With the adoption on 14 July by the EU Commission of a raft of energy and climate proposals, ‘a concrete roadmap’ to reach climate neutrality by 2050 has now been put on the table, said President of the European Commission, Ursula von der Leyen. The proposals provide the legislative tools needed to deliver on the carbon emission reduction targets agreed in the European Climate Law, which enters into force this month.
This includes an intermediate target of reducing net greenhouse gas emissions by at least 55% by 2030, compared to 1990 levels.
The adopted proposals will considerably speed the rate of progress being made towards reaching these targets, as calculations show that, without the package, under current EU climate legislation, Europe will only achieve a 60% emissions reduction by 2050.
The EU's existing climate and energy legislation has been shown to work: greenhouse gas emissions have been reduced by 24% compared to 1990, while the EU economy has grown by around 60% in the same period. While this legislative framework therefore forms the basis of the present package of legislation, the 13 legislative proposals include 8 revisions of existing legislation and 5 completely new proposals. They combine: application of emissions trading to new sectors and a tightening of the existing EU Emissions Trading System; increased use of renewable energy; greater energy efficiency; a faster roll-out of low emission transport modes and the infrastructure and fuels to support them; an alignment of taxation policies with the European Green Deal objectives; measures to prevent carbon leakage; and tools to preserve and grow Europe’s natural carbon sinks.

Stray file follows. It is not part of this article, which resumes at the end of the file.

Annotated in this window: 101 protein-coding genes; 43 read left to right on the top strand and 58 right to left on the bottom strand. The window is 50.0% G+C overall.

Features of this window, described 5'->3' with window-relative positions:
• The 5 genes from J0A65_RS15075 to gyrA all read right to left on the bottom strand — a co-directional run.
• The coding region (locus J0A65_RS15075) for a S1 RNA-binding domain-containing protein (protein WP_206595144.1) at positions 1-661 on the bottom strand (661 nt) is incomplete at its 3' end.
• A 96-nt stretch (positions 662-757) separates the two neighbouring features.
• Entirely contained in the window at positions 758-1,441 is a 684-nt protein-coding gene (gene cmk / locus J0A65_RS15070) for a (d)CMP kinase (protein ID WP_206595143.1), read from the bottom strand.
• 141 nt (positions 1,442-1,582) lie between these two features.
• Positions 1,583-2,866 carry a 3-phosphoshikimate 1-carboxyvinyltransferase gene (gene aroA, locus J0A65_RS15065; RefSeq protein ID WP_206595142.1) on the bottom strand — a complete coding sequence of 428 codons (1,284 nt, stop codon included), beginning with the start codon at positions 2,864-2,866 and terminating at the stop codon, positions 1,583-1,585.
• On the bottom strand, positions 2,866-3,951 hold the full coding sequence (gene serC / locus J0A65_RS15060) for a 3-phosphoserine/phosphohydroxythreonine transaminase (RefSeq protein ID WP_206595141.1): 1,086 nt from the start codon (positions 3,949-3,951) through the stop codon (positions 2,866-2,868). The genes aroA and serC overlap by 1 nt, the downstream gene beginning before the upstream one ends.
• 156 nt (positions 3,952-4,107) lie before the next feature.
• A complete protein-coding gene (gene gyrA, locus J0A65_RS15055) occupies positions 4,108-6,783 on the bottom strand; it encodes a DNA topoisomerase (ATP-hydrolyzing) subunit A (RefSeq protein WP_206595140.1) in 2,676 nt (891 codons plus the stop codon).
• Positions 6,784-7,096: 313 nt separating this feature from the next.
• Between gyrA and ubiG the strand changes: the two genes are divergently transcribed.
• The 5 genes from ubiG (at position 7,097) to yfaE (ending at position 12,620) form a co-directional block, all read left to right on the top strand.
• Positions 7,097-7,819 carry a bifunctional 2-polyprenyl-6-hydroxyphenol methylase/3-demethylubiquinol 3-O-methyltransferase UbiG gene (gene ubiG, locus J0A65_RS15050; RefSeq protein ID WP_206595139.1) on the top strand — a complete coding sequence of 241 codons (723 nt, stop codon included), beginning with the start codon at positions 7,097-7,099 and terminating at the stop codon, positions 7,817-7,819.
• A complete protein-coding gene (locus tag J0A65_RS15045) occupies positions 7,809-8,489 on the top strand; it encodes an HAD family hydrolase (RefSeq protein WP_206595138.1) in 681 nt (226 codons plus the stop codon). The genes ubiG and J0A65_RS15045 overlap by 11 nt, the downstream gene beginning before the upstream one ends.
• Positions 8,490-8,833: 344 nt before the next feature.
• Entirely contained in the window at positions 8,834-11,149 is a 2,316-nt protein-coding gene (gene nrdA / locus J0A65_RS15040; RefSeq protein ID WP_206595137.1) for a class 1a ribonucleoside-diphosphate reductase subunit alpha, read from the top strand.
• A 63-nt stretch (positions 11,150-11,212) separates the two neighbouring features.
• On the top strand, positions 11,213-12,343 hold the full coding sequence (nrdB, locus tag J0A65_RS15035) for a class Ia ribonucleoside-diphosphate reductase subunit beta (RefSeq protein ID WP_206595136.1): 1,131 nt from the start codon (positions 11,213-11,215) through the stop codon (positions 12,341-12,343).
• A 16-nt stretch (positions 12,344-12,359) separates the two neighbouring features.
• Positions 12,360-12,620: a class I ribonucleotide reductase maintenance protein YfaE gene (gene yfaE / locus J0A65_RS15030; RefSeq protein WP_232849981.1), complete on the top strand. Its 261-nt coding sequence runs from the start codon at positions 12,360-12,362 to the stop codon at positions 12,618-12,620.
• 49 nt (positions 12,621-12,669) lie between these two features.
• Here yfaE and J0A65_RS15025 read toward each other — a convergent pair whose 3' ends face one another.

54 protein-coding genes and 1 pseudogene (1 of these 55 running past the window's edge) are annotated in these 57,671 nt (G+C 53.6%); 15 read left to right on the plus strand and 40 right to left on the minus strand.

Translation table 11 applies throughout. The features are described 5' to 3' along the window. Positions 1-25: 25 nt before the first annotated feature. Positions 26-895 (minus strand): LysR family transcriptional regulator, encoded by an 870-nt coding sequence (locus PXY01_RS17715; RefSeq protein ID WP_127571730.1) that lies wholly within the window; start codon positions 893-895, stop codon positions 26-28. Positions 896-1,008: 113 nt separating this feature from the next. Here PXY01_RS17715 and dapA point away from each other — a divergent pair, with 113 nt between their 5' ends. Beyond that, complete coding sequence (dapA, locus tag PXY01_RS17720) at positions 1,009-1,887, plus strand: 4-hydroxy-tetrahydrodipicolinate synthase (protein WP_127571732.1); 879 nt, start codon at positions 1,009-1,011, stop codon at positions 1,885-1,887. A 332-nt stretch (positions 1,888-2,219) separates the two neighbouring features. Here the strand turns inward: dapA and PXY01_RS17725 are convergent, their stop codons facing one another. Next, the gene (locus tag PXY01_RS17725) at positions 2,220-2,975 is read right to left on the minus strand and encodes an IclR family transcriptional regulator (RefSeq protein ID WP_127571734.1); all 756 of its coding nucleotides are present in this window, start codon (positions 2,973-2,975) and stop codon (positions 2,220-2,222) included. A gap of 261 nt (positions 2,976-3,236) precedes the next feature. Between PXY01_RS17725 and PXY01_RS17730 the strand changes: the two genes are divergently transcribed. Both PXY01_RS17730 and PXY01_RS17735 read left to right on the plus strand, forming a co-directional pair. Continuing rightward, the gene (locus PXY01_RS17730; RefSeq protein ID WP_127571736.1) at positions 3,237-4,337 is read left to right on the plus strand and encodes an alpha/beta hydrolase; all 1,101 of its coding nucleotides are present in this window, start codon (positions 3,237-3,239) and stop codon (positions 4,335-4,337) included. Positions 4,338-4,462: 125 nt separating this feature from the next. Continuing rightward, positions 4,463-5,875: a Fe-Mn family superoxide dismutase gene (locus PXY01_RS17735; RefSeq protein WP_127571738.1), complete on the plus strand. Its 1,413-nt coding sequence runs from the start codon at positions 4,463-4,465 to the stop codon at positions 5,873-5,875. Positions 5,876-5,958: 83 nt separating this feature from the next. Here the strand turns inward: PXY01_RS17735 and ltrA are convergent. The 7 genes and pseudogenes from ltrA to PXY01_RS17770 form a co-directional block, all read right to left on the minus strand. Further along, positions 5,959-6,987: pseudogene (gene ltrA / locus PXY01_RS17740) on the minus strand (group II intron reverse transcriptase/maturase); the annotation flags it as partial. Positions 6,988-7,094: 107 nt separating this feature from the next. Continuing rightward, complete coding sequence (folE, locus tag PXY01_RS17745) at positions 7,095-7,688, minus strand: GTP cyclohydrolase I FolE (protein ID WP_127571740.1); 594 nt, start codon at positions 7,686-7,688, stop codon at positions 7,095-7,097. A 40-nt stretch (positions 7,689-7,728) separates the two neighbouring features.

One of the main revisions involves an expansion of the Commission’s plan to expand the European Emissions Trading Scheme (ETS), which puts a price on carbon and lowers the cap every year. Implemented 16 years ago, that scheme has since successfully brought down emissions from power generation and energy-intensive industries by 42.8%. The plan is now, among other things, to phase out free emission allowances for aviation and for the first tome to include shipping emissions for the first time in the scheme. A separate new emissions trading system is to be set up for fuel distribution for road transport and buildings to address the failure of those sectors to reduce emission rates. The Commission is calling for a dedicated part of the revenues from the new system for road transport and buildings to be used to address the possible social impact on vulnerable households, micro-enterprises and transport users.
"We're putting a price on carbon and a premium on decarbonizing technologies," said European Commission Executive Vice President Frans Timmermans.
As energy production and use accounts for 75% of EU emissions, the Commission is also emphasising the importance of transitioning to a greener energy system. The new Renewable Energy Directive will set an ambitious target to produce 40% of energy from renewable sources by 2030. At the same time, sustainability criteria for the use of bioenergy will be toughened, requiring member states to adhere to the cascading principle of uses for woody biomass. As well, the public sector will be required to renovate 3% of its buildings each year to drive the renovation wave, create jobs and bring down energy use and costs to the taxpayer.
The end of the combustion engine car is also in sight, with average emissions of new cars to come down by 55% from 2030 and all new cars registered as of 2035 required to be zero-emission. The current target was to reduce carbon emissions from cars by 37.5% from 1990 levels by 2030.
The member states must also increase the number of charging and fuelling points in line with zero-emission car sales, and to install charging and fuelling points at regular intervals on major highways: every 60 kilometres for electric charging and every 150 kilometres for hydrogen refuelling. The aviation and shipping sectors are also targeted under the proposals; both will be required to switch to more sustainable fuels.
The tax system for energy products will be overhauled to align the taxation of energy products with EU energy and climate policies, promoting clean technologies and removing outdated exemptions and reduced rates that currently encourage the use of fossil fuels.
Finally, a new Carbon Border Adjustment Mechanism will put a carbon price on imports of a ‘targeted selection of products’ - a selection likely to include iron and steel, aluminium, cement, fertilisers, and electricity - to ensure European emission reductions contribute to a global emissions decline, instead of pushing carbon-intensive production outside Europe.